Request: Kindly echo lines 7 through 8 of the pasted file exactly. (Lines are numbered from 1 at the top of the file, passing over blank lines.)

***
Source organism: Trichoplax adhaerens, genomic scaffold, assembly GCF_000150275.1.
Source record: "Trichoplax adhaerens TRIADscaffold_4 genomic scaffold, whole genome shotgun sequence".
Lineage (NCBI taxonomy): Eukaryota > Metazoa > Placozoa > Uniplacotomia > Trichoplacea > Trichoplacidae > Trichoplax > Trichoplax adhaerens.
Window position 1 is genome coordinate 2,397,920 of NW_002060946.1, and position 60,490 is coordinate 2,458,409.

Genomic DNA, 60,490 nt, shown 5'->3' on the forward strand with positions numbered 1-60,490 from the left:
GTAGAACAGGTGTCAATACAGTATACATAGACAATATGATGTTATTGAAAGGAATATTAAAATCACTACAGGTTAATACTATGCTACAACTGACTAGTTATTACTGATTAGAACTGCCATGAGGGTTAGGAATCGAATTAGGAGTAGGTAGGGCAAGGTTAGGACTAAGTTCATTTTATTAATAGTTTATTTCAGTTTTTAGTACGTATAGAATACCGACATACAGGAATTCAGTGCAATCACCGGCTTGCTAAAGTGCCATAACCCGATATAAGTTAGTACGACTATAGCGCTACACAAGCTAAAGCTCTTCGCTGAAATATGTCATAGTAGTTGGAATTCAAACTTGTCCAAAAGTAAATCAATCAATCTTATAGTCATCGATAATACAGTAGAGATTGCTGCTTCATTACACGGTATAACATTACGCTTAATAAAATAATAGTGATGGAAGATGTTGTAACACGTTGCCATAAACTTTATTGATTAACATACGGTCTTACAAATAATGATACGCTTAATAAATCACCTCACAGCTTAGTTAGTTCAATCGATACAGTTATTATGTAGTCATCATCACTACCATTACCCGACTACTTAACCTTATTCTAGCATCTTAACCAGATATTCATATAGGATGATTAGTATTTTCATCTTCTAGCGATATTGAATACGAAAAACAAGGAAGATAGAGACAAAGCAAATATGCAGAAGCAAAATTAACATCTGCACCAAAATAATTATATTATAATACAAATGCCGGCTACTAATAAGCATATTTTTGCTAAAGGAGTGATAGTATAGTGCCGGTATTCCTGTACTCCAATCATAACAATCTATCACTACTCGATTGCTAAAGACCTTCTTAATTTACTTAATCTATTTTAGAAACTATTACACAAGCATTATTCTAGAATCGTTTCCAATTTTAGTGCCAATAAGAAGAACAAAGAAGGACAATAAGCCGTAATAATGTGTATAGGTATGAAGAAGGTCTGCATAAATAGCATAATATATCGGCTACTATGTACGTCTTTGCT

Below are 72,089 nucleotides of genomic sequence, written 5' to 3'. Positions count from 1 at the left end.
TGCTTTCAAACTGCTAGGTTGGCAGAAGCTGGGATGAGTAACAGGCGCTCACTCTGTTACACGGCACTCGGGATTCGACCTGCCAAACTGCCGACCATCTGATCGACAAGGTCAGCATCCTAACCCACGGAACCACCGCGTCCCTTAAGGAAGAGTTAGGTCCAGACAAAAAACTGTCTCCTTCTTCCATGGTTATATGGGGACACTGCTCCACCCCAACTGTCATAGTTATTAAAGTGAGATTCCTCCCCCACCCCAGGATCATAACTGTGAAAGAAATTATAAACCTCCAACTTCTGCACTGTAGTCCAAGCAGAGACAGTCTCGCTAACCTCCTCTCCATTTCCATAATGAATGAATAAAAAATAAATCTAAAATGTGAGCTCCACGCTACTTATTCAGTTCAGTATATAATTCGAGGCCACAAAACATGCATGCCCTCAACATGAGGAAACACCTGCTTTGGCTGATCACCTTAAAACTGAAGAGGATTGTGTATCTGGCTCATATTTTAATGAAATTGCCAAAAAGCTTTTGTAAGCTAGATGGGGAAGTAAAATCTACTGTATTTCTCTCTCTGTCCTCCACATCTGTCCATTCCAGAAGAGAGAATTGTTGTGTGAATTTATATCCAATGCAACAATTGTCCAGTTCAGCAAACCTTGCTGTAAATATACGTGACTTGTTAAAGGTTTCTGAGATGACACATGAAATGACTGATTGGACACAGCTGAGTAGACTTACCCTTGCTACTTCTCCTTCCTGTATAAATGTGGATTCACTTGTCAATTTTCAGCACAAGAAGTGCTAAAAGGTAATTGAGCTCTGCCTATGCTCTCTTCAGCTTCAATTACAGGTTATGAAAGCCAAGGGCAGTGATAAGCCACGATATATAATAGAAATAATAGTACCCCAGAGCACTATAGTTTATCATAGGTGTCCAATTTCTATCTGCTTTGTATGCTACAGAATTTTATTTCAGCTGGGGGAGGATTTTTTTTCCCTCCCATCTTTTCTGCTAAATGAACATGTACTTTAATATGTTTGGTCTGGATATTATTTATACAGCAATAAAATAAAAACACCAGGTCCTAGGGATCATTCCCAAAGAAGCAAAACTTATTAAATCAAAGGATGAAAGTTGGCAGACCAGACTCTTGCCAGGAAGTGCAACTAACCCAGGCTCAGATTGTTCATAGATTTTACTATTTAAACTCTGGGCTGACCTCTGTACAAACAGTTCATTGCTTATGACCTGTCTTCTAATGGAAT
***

Below are 72,089 nucleotides of genomic sequence, written 5' to 3'. Positions count from 1 at the left end.
TGCTTTCAAACTGCTAGGTTGGCAGAAGCTGGGATGAGTAACAGGCGCTCACTCTGTTACACGGCACTCGGGATTCGACCTGCCAAACTGCCGACCATCTGATCGACAAGGTCAGCATCCTAACCCACGGAACCACCGCGTCCCTTAAGGAAGAGTTAGGTCCAGACAAAAAACTGTCTCCTTCTTCCATGGTTATATGGGGACACTGCTCCACCCCAACTGTCATAGTTATTAAAGTGAGATTCCTCCCCCACCCCAGGATCATAACTGTGAAAGAAATTATAAACCTCCAACTTCTGCACTGTAGTCCAAGCAGAGACAGTCTCGCTAACCTCCTCTCCATTTCCATAATGAATGAATAAAAAATAAATCTAAAATGTGAGCTCCACGCTACTTATTCAGTTCAGTATATAATTCGAGGCCACAAAACATGCATGCCCTCAACATGAGGAAACACCTGCTTTGGCTGATCACCTTAAAACTGAAGAGGATTGTGTATCTGGCTCATATTTTAATGAAATTGCCAAAAAGCTTTTGTAAGCTAGATGGGGAAGTAAAATCTACTGTATTTCTCTCTCTGTCCTCCACATCTGTCCATTCCAGAAGAGAGAATTGTTGTGTGAATTTATATCCAATGCAACAATTGTCCAGTTCAGCAAACCTTGCTGTAAATATACGTGACTTGTTAAAGGTTTCTGAGATGACACATGAAATGACTGATTGGACACAGCTGAGTAGACTTACCCTTGCTACTTCTCCTTCCTGTATAAATGTGGATTCACTTGTCAATTTTCAGCACAAGAAGTGCTAAAAGGTAATTGAGCTCTGCCTATGCTCTCTTCAGCTTCAATTACAGGTTATGAAAGCCAAGGGCAGTGATAAGCCACGATATATAATAGAAATAATAGTACCCCAGAGCACTATAGTTTATCATAGGTGTCCAATTTCTATCTGCTTTGTATGCTACAGAATTTTATTTCAGCTGGGGGAGGATTTTTTTTCCCTCCCATCTTTTCTGCTAAATGAACATGTACTTTAATATGTTTGGTCTGGATATTATTTATACAGCAATAAAATAAAAACACCAGGTCCTAGGGATCATTCCCAAAGAAGCAAAACTTATTAAATCAAAGGATGAAAGTTGGCAGACCAGACTCTTGCCAGGAAGTGCAACTAACCCAGGCTCAGATTGTTCATAGATTTTACTATTTAAACTCTGGGCTGACCTCTGTACAAACAGTTCATTGCTTATGACCTGTCTTCTAATGGAAT